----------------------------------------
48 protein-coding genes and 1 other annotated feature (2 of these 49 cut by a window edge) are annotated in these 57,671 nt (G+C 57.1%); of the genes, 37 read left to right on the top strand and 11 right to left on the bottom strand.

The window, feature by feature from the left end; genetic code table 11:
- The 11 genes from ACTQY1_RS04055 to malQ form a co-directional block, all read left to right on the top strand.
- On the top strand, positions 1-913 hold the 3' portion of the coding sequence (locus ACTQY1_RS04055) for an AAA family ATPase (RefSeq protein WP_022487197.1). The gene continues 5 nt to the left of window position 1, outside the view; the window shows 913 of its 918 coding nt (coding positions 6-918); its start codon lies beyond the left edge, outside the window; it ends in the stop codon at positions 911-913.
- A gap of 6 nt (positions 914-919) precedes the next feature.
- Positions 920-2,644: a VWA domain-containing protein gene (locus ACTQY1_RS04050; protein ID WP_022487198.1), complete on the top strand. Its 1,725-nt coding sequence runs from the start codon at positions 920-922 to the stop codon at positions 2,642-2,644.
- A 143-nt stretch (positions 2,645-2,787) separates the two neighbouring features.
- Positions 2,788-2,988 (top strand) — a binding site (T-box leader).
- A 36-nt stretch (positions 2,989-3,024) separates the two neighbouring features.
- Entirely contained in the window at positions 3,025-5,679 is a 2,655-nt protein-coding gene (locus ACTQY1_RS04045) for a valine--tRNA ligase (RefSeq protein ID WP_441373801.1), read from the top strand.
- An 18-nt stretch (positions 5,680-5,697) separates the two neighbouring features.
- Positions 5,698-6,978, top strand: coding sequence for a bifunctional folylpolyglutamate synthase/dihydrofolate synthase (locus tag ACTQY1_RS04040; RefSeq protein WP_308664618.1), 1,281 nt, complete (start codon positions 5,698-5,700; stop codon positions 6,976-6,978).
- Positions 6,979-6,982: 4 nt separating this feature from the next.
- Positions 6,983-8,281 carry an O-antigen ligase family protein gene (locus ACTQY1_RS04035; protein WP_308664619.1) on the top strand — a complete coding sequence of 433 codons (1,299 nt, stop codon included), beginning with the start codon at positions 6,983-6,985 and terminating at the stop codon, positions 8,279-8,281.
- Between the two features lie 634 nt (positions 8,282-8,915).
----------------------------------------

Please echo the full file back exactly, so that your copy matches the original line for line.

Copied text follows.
48 protein-coding genes and 1 other annotated feature (2 of these 49 cut by a window edge) are annotated in these 57,671 nt (G+C 57.1%); of the genes, 37 read left to right on the top strand and 11 right to left on the bottom strand.

The window, feature by feature from the left end; genetic code table 11:
- The 11 genes from ACTQY1_RS04055 to malQ form a co-directional block, all read left to right on the top strand.
- On the top strand, positions 1-913 hold the 3' portion of the coding sequence (locus ACTQY1_RS04055) for an AAA family ATPase (RefSeq protein WP_022487197.1). The gene continues 5 nt to the left of window position 1, outside the view; the window shows 913 of its 918 coding nt (coding positions 6-918); its start codon lies beyond the left edge, outside the window; it ends in the stop codon at positions 911-913.
- A gap of 6 nt (positions 914-919) precedes the next feature.
- Positions 920-2,644: a VWA domain-containing protein gene (locus ACTQY1_RS04050; protein ID WP_022487198.1), complete on the top strand. Its 1,725-nt coding sequence runs from the start codon at positions 920-922 to the stop codon at positions 2,642-2,644.
- A 143-nt stretch (positions 2,645-2,787) separates the two neighbouring features.
- Positions 2,788-2,988 (top strand) — a binding site (T-box leader).
- A 36-nt stretch (positions 2,989-3,024) separates the two neighbouring features.
- Entirely contained in the window at positions 3,025-5,679 is a 2,655-nt protein-coding gene (locus ACTQY1_RS04045) for a valine--tRNA ligase (RefSeq protein ID WP_441373801.1), read from the top strand.
- An 18-nt stretch (positions 5,680-5,697) separates the two neighbouring features.
- Positions 5,698-6,978, top strand: coding sequence for a bifunctional folylpolyglutamate synthase/dihydrofolate synthase (locus tag ACTQY1_RS04040; RefSeq protein WP_308664618.1), 1,281 nt, complete (start codon positions 5,698-5,700; stop codon positions 6,976-6,978).
- Positions 6,979-6,982: 4 nt separating this feature from the next.
- Positions 6,983-8,281 carry an O-antigen ligase family protein gene (locus ACTQY1_RS04035; protein WP_308664619.1) on the top strand — a complete coding sequence of 433 codons (1,299 nt, stop codon included), beginning with the start codon at positions 6,983-6,985 and terminating at the stop codon, positions 8,279-8,281.
- Between the two features lie 634 nt (positions 8,282-8,915).